Premiere of HBO documentary brings family, community and lawyer together to discuss the impact of the U.S. Supreme Court’s 1967 ruling in Loving v. Virginia.

Caroline County, VA–A racially integrated crowd of more than 400 gathered at the Caroline County Community Services Center last night to watch the premiere of “The Loving Story,” a new documentary about Richard and Mildred Loving’s 1967 Supreme Court case challenging the Virginia law banning interracial marriage.
The Lovings were natives of Caroline County who married in D.C. in 1958 and then attempted to resettle in their hometown to be near family and friends.  Arrested in the middle of the night by sheriff’s deputies, they began a long court battle to assert their right to be married and live in Virginia, even though Richard was white and Mildred was black.
The Lovings were represented by two young Alexandria attorneys, Bernie Cohen and Phil Hirschkop, who had been recruited by the American Civil Liberties Union to challenge the constitutionality of anti-miscegenation laws.
When the U.S. Supreme Court ruling declared Virginia’s law to be unconstitutional, sixteen other state laws prohibiting interracial marriage fell as well.  Fifteen of the sixteen states formed a Southern block from Texas to Missouri to Virginia to Florida.
“It was one of the great moments of the civil rights movement and for the Supreme Court,” said ACLU of Virginia Executive Director Kent Willis, who moderated a post-film panel that included Cohen, the film’s director Nancy Buirski, its producer Elisabeth Haviland James, and Richard and Mildred’s daughter Peggy Loving Fortune.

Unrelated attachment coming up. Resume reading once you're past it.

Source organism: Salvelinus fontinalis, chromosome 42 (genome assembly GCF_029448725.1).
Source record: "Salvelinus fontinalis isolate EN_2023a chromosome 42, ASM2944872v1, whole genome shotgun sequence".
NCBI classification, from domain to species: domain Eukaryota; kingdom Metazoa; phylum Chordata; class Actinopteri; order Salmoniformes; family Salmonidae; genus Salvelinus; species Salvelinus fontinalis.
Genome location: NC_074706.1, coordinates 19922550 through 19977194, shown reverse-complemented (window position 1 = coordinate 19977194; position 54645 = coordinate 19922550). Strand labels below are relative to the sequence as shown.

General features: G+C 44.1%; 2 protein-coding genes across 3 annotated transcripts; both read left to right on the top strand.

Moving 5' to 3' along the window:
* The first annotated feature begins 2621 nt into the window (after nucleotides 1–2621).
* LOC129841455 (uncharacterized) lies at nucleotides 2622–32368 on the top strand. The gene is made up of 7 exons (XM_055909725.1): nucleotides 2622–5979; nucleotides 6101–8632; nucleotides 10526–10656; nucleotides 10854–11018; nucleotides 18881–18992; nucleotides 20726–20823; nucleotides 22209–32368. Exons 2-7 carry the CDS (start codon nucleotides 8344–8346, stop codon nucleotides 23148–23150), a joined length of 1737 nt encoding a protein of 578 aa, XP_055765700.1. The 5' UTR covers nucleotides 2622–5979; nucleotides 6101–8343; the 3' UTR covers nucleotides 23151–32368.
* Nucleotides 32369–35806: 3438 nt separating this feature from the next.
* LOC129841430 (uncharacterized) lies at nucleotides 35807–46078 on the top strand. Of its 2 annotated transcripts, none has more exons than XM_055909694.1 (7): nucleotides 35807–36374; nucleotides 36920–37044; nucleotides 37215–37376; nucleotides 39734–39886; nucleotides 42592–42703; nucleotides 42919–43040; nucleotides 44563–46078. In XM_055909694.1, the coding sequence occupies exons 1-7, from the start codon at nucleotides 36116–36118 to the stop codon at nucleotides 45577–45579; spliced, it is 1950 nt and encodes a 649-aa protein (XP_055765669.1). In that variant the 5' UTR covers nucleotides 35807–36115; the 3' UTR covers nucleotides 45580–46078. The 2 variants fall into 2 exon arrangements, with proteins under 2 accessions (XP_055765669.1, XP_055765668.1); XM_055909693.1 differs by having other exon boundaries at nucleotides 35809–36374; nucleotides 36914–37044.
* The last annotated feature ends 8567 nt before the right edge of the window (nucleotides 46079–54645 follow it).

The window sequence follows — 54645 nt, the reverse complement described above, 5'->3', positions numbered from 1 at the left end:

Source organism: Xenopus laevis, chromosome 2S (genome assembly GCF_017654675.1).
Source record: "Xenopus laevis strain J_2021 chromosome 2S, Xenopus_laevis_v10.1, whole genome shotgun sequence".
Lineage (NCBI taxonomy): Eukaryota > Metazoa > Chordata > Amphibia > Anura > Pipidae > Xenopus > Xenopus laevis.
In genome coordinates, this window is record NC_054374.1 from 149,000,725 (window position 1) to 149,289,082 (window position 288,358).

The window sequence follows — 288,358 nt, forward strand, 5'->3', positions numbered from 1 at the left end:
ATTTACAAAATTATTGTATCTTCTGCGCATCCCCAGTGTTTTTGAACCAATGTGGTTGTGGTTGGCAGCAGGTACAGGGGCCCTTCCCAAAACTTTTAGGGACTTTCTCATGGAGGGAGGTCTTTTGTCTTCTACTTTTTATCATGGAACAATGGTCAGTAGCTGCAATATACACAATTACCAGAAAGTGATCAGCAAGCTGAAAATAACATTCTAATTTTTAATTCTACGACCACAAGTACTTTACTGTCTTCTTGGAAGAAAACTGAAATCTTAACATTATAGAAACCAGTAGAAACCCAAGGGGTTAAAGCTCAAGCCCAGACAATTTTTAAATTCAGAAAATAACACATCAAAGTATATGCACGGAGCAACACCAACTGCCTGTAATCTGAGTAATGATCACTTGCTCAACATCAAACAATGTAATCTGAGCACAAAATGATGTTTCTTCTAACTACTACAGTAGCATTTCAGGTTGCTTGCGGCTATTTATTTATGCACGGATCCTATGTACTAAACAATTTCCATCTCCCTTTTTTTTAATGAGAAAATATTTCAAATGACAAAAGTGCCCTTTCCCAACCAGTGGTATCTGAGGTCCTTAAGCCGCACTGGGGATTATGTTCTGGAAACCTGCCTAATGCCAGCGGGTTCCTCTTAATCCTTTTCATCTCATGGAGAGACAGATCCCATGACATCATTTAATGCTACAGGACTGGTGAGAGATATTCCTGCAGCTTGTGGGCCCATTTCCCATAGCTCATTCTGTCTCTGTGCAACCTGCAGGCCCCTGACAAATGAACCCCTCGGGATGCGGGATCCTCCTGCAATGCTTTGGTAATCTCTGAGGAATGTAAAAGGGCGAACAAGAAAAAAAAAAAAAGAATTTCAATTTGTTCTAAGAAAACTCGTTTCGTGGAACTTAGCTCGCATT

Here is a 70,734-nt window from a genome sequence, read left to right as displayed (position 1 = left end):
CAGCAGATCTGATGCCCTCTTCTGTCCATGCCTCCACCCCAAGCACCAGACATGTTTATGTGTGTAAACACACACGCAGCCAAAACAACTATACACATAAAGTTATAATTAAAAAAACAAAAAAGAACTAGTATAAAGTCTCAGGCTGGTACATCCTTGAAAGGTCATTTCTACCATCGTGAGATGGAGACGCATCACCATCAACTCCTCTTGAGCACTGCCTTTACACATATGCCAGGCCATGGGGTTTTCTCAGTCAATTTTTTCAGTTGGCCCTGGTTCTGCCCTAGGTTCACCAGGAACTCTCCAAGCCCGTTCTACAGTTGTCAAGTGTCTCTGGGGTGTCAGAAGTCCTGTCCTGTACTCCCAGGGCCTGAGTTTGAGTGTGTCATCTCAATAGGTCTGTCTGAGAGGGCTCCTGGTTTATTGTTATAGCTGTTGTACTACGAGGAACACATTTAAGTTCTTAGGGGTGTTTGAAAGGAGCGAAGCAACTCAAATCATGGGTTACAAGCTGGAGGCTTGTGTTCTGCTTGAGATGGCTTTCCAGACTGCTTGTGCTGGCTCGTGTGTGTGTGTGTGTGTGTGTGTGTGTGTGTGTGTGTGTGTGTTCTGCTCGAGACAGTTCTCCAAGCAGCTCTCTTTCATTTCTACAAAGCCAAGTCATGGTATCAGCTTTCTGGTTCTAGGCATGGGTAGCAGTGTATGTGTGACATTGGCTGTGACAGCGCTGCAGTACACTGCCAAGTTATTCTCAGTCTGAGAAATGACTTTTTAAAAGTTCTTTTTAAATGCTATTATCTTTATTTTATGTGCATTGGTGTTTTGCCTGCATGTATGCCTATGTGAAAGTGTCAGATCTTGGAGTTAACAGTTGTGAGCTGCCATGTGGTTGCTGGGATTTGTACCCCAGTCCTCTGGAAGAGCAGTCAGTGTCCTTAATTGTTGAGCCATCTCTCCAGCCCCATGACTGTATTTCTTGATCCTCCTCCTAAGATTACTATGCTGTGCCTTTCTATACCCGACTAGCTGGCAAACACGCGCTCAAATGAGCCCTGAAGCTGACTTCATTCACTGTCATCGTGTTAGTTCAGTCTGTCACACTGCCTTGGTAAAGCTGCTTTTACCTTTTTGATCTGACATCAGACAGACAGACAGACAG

“Coming a little more than a decade after Brown v. Board of Education banned racially segregated schools and shortly after Congress passed the Civil Rights Act of 1964 and the Voting Rights Act of 1965, it was a fitting bookend to the greatest advances in civil rights in our nation’s history since the Emancipation Proclamation,” added Willis.
Most of the audience at Saturday’s screening were residents of the county, and a large contingent were family and friends of the Lovings.  During the emotional panel discussion, audience members recounted the effect of the case on the community and the changes that have occurred since.
“The power of the documentary comes from the fact that this was the most personal of all the civil rights advances—the right to be intimate with someone of a different race—and that much of it is told through recently discovered film footage of interviews with Mildred and Richard Loving in their home surrounded by their children.” said Willis.
“And, while this is a story about the past,” Willis added, “it is hard not to draw parallels between the Lovings’ struggle to be legally recognized as a married couple and the current fight for the right of gay men and lesbians to marry their chosen partners.
“The Loving Story” will air on HBO on February 14.  On the same day, it will be shown at Dodd Auditorium at Mary Washington University in Fredericksburg with Bernie Cohen and Peggy Fortune Loving again serving as post-film panelists. That showing is free and open to the public.

Contact: Kent Willis, Executive Director, 804-644-8022

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